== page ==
A tour of the cell
A tour of the cell

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4.1 Cell surfaces

The cell surface is functionally very important, because it is the cell's interface with its environment.

  • Suggest two functions of the cell surface.

  • Protection, and absorption of nutrients. You may also have thought of: secretion of signalling molecules or enzymes, disposal of cellular wastes, gas exchange, or cell-cell recognition.

One major difference between different eukaryotes is the presence or absence of a cell wall.

  • In which eukaryotic kingdom do all cells lack a rigid cell wall?

  • The cells of organisms in the animal kingdom lack a rigid cell wall (Figure 1a).

Plant cells (Figure 1b) and fungal cells have a cell wall, which provides support and determines cell shape, while protists are diverse in this respect; some, such as amoebae, do not have a rigid cell wall, but many do. All cells, however, have a cell membrane, which acts as a barrier and an interface with the external environment.

The cell membrane is composed predominantly of phospholipids, arranged in a bilayer. A schematic diagram illustrating the main features of a typical animal cell membrane is shown in Figure 7. Within the bilayer are embedded a variety of proteins and glycoproteins (proteins that have sugars attached). These proteins, many of which span the membrane, play crucial roles in the interactions of the cell with its environment. Some membrane proteins act as transporters or channels that allow selective movement of ions, nutrients or other molecules into the cell. Others, often glycoproteins, act as receptors, which respond to specific molecular changes in the extracellular environment and transduce information about the environment to the inside of the cell, thereby allowing appropriate responses to be initiated.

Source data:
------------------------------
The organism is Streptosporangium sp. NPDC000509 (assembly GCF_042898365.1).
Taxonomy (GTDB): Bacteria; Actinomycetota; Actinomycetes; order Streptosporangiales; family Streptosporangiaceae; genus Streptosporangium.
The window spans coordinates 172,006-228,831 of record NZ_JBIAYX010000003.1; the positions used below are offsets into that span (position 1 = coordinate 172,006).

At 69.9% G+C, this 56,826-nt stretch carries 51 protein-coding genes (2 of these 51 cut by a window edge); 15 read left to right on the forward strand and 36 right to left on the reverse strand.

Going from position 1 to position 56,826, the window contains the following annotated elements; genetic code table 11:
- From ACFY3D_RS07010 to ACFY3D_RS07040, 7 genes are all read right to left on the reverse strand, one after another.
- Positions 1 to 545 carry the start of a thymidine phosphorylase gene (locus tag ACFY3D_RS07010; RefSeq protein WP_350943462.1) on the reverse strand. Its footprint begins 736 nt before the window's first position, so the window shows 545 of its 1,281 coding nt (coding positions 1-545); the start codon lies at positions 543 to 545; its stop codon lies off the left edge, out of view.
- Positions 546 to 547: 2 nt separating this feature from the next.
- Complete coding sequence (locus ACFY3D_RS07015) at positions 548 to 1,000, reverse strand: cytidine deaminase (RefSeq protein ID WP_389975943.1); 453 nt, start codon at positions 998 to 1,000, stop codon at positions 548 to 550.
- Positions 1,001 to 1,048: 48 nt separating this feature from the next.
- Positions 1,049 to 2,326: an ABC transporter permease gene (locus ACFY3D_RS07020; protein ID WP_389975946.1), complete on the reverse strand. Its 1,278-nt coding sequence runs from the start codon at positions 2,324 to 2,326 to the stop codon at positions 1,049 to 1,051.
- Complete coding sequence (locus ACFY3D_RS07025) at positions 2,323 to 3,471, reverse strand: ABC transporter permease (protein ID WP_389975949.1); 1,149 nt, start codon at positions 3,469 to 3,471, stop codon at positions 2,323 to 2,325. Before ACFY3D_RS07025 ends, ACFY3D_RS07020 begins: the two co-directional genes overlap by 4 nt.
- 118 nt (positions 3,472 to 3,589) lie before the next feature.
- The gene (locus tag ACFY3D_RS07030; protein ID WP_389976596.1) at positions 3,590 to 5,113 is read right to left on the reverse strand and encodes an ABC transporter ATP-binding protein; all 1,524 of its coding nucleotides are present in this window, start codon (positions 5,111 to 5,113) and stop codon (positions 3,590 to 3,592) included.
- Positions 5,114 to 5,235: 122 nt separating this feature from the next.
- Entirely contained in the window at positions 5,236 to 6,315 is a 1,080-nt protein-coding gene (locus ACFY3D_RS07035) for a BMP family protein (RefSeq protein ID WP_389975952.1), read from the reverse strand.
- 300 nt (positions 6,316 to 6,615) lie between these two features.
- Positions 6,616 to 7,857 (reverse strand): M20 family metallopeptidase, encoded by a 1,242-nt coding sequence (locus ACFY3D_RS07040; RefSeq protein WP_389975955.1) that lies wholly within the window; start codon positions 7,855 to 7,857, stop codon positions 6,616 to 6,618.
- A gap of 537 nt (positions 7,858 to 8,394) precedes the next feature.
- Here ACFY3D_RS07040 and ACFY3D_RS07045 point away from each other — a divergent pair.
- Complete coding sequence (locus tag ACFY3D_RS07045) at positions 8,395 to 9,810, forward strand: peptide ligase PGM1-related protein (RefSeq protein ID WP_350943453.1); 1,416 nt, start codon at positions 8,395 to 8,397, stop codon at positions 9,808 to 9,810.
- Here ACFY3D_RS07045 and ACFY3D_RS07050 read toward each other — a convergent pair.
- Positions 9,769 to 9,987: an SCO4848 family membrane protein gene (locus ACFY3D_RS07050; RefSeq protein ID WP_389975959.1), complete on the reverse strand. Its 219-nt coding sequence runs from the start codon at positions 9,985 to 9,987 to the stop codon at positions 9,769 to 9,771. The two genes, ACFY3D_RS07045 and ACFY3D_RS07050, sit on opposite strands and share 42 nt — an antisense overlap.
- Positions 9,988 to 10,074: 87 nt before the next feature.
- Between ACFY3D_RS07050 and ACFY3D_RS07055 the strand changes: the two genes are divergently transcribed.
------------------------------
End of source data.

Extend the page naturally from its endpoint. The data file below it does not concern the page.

Described image
Figure 7 A schematic diagram of the animal cell membrane. The membrane consists of a fluid phospholipid bilayer with proteins embedded in it. Integral membrane proteins interact with the hydrophobic 'tails' of lipid molecules within the lipid bilayer; some of these proteins are transmembrane proteins that act as channels (pores) for transport of molecules into and out of the cell. Peripheral proteins interact only with the outer hydrophilic 'heads' of the lipid molecules. Membrane lipids and proteins are often glycosylated, i.e. attached to sugar chains.

Yet other glycoproteins act as recognition molecules, and can promote adhesion between adjacent cells in a tissue. The cell membrane is also linked to proteins on its cytoplasmic surface (intracellular proteins). These include components of the cytoskeleton, which have a structural role, maintaining the shape of the cell.

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